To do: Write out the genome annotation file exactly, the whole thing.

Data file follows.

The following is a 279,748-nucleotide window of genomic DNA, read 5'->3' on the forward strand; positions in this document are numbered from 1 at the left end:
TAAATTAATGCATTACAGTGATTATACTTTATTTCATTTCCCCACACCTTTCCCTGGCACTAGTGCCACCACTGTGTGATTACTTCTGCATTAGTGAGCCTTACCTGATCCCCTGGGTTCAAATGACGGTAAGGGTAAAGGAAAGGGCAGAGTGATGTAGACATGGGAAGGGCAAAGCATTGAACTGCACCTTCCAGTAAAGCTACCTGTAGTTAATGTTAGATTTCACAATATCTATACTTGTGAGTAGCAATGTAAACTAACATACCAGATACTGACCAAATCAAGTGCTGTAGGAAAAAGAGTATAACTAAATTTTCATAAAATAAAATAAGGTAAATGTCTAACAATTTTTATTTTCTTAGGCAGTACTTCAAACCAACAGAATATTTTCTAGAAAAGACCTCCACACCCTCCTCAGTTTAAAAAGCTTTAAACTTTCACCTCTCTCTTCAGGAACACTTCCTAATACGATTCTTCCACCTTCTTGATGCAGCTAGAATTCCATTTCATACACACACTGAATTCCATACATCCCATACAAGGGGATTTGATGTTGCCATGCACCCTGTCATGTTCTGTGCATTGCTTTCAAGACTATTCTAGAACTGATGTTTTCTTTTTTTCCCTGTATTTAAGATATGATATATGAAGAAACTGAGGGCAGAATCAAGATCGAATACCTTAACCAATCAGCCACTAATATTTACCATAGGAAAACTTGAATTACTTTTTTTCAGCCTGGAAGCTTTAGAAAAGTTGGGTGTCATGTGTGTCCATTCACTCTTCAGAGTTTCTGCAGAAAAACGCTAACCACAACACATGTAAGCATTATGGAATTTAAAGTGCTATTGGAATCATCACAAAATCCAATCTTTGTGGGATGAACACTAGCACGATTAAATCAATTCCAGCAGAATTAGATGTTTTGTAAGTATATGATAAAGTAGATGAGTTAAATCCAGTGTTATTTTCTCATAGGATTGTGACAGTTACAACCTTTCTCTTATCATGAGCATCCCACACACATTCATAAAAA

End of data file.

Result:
The following is a 279,748-nucleotide window of genomic DNA, read 5'->3' on the forward strand; positions in this document are numbered from 1 at the left end:
TAAATTAATGCATTACAGTGATTATACTTTATTTCATTTCCCCACACCTTTCCCTGGCACTAGTGCCACCACTGTGTGATTACTTCTGCATTAGTGAGCCTTACCTGATCCCCTGGGTTCAAATGACGGTAAGGGTAAAGGAAAGGGCAGAGTGATGTAGACATGGGAAGGGCAAAGCATTGAACTGCACCTTCCAGTAAAGCTACCTGTAGTTAATGTTAGATTTCACAATATCTATACTTGTGAGTAGCAATGTAAACTAACATACCAGATACTGACCAAATCAAGTGCTGTAGGAAAAAGAGTATAACTAAATTTTCATAAAATAAAATAAGGTAAATGTCTAACAATTTTTATTTTCTTAGGCAGTACTTCAAACCAACAGAATATTTTCTAGAAAAGACCTCCACACCCTCCTCAGTTTAAAAAGCTTTAAACTTTCACCTCTCTCTTCAGGAACACTTCCTAATACGATTCTTCCACCTTCTTGATGCAGCTAGAATTCCATTTCATACACACACTGAATTCCATACATCCCATACAAGGGGATTTGATGTTGCCATGCACCCTGTCATGTTCTGTGCATTGCTTTCAAGACTATTCTAGAACTGATGTTTTCTTTTTTTCCCTGTATTTAAGATATGATATATGAAGAAACTGAGGGCAGAATCAAGATCGAATACCTTAACCAATCAGCCACTAATATTTACCATAGGAAAACTTGAATTACTTTTTTTCAGCCTGGAAGCTTTAGAAAAGTTGGGTGTCATGTGTGTCCATTCACTCTTCAGAGTTTCTGCAGAAAAACGCTAACCACAACACATGTAAGCATTATGGAATTTAAAGTGCTATTGGAATCATCACAAAATCCAATCTTTGTGGGATGAACACTAGCACGATTAAATCAATTCCAGCAGAATTAGATGTTTTGTAAGTATATGATAAAGTAGATGAGTTAAATCCAGTGTTATTTTCTCATAGGATTGTGACAGTTACAACCTTTCTCTTATCATGAGCATCCCACACACATTCATAAAAA